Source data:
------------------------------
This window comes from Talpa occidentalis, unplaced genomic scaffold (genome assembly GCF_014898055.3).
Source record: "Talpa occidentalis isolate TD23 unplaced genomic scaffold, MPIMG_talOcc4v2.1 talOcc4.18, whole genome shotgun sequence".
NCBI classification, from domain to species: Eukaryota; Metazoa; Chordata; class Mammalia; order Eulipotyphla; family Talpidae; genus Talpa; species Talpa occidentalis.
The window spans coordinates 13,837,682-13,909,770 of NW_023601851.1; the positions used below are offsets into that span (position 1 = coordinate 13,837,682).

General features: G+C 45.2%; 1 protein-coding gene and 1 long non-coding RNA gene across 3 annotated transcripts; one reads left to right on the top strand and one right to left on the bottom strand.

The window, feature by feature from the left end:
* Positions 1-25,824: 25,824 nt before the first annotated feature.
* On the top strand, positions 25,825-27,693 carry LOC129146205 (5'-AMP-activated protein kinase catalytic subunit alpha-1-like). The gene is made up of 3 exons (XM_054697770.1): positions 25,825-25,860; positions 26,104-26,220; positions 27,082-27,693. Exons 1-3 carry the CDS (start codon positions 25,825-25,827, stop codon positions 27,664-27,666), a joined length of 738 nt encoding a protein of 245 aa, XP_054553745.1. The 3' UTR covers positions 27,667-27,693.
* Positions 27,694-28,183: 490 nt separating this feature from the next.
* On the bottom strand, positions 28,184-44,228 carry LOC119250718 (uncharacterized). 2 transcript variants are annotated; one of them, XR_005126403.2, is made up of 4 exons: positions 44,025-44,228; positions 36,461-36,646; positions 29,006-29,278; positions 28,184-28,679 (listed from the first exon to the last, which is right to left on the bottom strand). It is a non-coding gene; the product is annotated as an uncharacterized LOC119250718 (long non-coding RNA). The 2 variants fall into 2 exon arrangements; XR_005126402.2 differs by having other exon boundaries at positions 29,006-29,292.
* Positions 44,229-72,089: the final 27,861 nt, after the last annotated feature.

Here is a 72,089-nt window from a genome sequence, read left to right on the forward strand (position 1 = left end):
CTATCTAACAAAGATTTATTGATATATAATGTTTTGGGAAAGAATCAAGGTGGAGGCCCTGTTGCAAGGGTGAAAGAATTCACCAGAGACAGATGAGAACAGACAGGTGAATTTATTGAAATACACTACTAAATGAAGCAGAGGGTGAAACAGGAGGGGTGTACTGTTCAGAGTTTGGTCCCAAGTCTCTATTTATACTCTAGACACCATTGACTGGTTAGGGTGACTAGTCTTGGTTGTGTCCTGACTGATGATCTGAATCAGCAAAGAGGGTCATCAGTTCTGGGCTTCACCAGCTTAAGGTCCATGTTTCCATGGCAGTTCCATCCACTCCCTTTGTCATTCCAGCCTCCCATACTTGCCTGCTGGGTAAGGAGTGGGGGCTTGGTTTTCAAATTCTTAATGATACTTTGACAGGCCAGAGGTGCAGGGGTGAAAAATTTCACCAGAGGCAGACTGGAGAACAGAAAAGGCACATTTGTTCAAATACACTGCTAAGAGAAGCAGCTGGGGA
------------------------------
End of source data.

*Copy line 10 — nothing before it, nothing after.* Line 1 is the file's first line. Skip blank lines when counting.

* On the bottom strand, positions 28,184-44,228 carry LOC119250718 (uncharacterized). 2 transcript variants are annotated; one of them, XR_005126403.2, is made up of 4 exons: positions 44,025-44,228; positions 36,461-36,646; positions 29,006-29,278; positions 28,184-28,679 (listed from the first exon to the last, which is right to left on the bottom strand). It is a non-coding gene; the product is annotated as an uncharacterized LOC119250718 (long non-coding RNA). The 2 variants fall into 2 exon arrangements; XR_005126402.2 differs by having other exon boundaries at positions 29,006-29,292.